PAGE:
"40:9      The prohibition against transacting business in the absence of a quorum cannot be waived even by unanimous consent, and a notice cannot be validly given. If there is important business that should not be delayed until the next regular meeting, the assembly should fix the time for an adjourned meeting and then adjourn. If, instead, the members present take action informally in the absence of a quorum, they do so at their own risk. Although the assembly can later ratify their action (10:54–57), it is under no obligation to do so."

The filling of the vacancies was not a valid action of the board, and it cannot become an action of the board unless validly and properly ratified by the board -- at a regular or properly called board meeting at which a quorum of actual, real live board members who were actually, validity elected or appointed are is present. 

Furthermore, you keep saying that at some point it will be too late to raise a point of order that there was no quorum (because you say there are no absentee rights involved), but this is also not true:

"a point of order relating to the absence of a quorum is generally not permitted to affect prior action; but upon clear and convincing proof, such a point of order can be given effect retrospectively by a ruling of the presiding officer, subject to appeal." (40:12). This sentence makes no mention of whether absentee rights are involved.

In this case, a point of order can be made that no quorum was present at the "filling vacancy" meeting, and that no quorum was present at the "ratification" meeting, and that therefore the action taken at the first meeting remains informal until ratified, and therefore the new so-called members are not members at all; and that the action taken at the second meeting is therefore null and void because no valid quorum was present when the motion to ratify was declared adopted. Since these facts are not in dispute, the evidence that no quorum was present is as clear and convincing as possible, so there is no time limit on making the point of order, which obviously should be well taken. 

Edited by Shmuel Gerber
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On 8/24/2022 at 1:32 PM, Shmuel Gerber said:

Furthermore, you keep saying that at some point it will be too late to raise a point of order that there was no quorum (because you say there are no absentee rights involved), but this is also not true:

"a point of order relating to the absence of a quorum is generally not permitted to affect prior action; but upon clear and convincing proof, such a point of order can be given effect retrospectively by a ruling of the presiding officer, subject to appeal." (40:12). This sentence makes no mention of whether absentee rights are involved.

And even if you think that the regular timeliness requirements for raising a point of order apply to a point of no quorum, it is still not too late to raise the point in this case. When a board that lacks the authority to determine its own quorum (cf. 25:10n8) takes action without a quorum present, this is "action that exceeds the board's instructions or authority" even if all board members are present, and "a point of order can be raised at a board meeting at any time during the continuance of the breach." (23:9)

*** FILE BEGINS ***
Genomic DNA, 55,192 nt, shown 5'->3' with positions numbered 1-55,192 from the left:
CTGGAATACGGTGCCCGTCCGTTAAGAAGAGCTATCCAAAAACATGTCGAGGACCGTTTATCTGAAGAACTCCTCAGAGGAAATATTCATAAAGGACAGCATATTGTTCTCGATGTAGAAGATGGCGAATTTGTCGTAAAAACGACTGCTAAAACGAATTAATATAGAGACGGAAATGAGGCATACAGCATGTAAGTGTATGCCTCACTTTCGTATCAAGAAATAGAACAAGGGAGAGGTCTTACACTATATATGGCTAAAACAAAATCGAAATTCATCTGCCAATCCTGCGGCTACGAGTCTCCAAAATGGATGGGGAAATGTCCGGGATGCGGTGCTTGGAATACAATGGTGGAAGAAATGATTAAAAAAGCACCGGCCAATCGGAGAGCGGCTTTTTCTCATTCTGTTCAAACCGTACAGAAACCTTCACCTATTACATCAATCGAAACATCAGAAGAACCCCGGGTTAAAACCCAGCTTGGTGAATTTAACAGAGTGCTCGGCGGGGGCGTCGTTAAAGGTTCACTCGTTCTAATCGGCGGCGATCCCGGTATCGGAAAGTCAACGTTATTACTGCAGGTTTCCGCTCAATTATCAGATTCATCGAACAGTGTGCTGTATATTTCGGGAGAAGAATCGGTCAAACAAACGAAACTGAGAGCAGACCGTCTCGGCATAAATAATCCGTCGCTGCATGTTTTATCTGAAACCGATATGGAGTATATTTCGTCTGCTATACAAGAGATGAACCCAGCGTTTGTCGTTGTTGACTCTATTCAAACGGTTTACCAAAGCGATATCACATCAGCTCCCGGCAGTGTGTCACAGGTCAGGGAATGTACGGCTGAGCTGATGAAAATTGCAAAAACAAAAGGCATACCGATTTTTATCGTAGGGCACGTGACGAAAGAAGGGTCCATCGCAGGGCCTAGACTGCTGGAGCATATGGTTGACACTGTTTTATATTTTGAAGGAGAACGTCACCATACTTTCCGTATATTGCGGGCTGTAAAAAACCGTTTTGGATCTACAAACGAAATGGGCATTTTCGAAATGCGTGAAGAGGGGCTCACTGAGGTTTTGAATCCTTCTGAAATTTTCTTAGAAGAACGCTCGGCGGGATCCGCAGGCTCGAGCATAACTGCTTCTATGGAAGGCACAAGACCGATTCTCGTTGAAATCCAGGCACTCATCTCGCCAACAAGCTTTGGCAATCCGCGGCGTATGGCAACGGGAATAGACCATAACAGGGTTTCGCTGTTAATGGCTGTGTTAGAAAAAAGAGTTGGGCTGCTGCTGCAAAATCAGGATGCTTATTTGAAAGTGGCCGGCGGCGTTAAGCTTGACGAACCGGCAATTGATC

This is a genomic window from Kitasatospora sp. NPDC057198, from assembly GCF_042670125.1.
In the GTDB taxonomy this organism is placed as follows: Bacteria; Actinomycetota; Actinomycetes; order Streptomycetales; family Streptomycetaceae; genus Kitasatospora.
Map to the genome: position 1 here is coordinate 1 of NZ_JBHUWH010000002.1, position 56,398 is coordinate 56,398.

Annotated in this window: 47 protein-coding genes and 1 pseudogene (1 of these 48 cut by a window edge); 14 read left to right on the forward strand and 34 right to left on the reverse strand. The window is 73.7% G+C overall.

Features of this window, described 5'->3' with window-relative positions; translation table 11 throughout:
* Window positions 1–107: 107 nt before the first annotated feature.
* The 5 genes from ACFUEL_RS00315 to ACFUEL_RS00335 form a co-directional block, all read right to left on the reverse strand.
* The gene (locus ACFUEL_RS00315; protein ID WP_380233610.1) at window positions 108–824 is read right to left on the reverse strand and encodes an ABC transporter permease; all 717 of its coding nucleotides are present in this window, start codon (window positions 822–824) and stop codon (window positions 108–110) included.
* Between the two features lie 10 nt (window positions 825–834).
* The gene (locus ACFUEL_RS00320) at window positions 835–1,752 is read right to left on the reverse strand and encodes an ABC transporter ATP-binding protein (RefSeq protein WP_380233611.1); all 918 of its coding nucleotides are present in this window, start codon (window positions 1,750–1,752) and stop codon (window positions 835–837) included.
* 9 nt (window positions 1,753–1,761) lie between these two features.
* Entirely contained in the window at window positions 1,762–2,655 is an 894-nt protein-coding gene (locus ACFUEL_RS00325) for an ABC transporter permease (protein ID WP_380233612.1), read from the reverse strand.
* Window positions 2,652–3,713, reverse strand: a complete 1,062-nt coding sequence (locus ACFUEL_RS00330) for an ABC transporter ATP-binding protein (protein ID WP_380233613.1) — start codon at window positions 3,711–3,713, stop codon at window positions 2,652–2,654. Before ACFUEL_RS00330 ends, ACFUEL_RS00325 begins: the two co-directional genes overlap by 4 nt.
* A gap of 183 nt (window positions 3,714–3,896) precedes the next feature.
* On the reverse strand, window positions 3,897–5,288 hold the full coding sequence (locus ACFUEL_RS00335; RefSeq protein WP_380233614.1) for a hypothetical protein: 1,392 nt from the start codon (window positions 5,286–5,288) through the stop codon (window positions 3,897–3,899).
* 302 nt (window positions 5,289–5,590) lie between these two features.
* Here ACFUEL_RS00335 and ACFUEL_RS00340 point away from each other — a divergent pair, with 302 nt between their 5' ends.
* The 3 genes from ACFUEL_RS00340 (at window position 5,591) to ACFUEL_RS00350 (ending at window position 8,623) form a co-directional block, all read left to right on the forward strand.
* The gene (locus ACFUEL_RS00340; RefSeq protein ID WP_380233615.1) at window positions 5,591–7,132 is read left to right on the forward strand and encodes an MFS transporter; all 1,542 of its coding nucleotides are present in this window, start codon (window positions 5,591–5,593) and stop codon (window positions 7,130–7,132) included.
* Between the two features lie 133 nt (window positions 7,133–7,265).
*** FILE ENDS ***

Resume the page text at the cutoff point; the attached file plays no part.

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On 8/24/2022 at 1:32 PM, Shmuel Gerber said:

J. J., you still have not addressed the fundamental point that when the members present at a meeting without a quorum decide upon some action, it is informal action with absolutely no presumption of validity. In your scenario, there is never a time at which the action could be properly ratified, because there is never a time at which a valid quorum is present to do so. 

"40:9      The prohibition against transacting business in the absence of a quorum cannot be waived even by unanimous consent, and a notice cannot be validly given. If there is important business that should not be delayed until the next regular meeting, the assembly should fix the time for an adjourned meeting and then adjourn. If, instead, the members present take action informally in the absence of a quorum, they do so at their own risk. Although the assembly can later ratify their action (10:54–57), it is under no obligation to do so."

The filling of the vacancies was not a valid action of the board, and it cannot become an action of the board unless validly and properly ratified by the board -- at a regular or properly called board meeting at which a quorum of actual, real live board members who were actually, validity elected or appointed are is present. 

Furthermore, you keep saying that at some point it will be too late to raise a point of order that there was no quorum (because you say there are no absentee rights involved), but this is also not true:

"a point of order relating to the absence of a quorum is generally not permitted to affect prior action; but upon clear and convincing proof, such a point of order can be given effect retrospectively by a ruling of the presiding officer, subject to appeal." (40:12). This sentence makes no mention of whether absentee rights are involved.

In this case, a point of order can be made that no quorum was present at the "filling vacancy" meeting, and that no quorum was present at the "ratification" meeting, and that therefore the action taken at the first meeting remains informal until ratified, and therefore the new so-called members are not members at all; and that the action taken at the second meeting is therefore null and void because no valid quorum was present when the motion to ratify was declared adopted. Since these facts are not in dispute, the evidence that no quorum was present is as clear and convincing as possible, so there is no time limit on making the point of order, which obviously should be well taken.